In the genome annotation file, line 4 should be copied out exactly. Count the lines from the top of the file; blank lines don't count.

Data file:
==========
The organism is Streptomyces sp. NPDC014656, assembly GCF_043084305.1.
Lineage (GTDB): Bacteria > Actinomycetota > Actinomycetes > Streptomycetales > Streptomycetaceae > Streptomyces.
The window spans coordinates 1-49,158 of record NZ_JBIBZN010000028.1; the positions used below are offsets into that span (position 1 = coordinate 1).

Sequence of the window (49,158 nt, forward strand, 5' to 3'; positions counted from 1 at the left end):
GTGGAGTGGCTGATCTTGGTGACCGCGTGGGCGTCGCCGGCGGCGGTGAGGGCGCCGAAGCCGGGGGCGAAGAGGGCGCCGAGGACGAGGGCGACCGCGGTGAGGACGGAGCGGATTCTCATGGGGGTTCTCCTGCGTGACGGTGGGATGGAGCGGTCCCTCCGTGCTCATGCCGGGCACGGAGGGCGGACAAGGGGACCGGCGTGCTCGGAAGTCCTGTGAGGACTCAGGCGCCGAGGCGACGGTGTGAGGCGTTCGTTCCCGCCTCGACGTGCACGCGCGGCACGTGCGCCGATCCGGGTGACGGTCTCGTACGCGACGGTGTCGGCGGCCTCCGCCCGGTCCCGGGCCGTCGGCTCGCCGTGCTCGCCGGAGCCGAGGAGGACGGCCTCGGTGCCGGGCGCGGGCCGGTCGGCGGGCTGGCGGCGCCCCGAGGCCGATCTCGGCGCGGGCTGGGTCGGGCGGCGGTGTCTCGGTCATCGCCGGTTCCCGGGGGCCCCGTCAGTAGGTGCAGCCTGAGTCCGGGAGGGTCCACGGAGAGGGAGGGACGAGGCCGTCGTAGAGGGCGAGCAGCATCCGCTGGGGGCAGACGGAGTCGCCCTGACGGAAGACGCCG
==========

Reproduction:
Sequence of the window (49,158 nt, forward strand, 5' to 3'; positions counted from 1 at the left end):